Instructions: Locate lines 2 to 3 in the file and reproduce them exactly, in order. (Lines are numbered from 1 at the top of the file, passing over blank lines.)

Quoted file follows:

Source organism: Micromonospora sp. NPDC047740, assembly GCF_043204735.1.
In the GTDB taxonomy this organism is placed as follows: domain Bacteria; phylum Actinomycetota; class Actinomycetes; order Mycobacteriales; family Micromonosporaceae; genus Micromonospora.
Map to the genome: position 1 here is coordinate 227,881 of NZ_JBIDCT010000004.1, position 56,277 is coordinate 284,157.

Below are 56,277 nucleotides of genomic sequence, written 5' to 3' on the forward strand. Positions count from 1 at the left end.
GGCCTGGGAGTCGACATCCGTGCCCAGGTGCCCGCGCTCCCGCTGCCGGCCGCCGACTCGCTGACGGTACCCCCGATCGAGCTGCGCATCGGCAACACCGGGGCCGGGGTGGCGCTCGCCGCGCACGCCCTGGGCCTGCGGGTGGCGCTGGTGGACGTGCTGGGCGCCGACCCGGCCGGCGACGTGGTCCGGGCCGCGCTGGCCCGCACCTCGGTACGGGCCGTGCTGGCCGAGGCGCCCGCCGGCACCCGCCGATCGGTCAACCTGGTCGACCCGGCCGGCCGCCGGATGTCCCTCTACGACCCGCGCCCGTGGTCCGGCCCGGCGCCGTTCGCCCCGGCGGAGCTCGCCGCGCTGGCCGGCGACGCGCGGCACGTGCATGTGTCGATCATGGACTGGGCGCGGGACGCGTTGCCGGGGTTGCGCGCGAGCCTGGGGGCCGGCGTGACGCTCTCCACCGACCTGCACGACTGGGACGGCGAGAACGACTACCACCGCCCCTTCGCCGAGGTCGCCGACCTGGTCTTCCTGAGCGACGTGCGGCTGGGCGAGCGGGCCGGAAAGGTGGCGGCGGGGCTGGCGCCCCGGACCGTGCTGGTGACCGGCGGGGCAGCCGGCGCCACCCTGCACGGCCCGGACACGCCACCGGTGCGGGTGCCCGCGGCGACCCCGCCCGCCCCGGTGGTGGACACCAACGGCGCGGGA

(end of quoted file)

In the GTDB taxonomy this organism is placed as follows: domain Bacteria; phylum Actinomycetota; class Actinomycetes; order Mycobacteriales; family Micromonosporaceae; genus Micromonospora.
Map to the genome: position 1 here is coordinate 227,881 of NZ_JBIDCT010000004.1, position 56,277 is coordinate 284,157.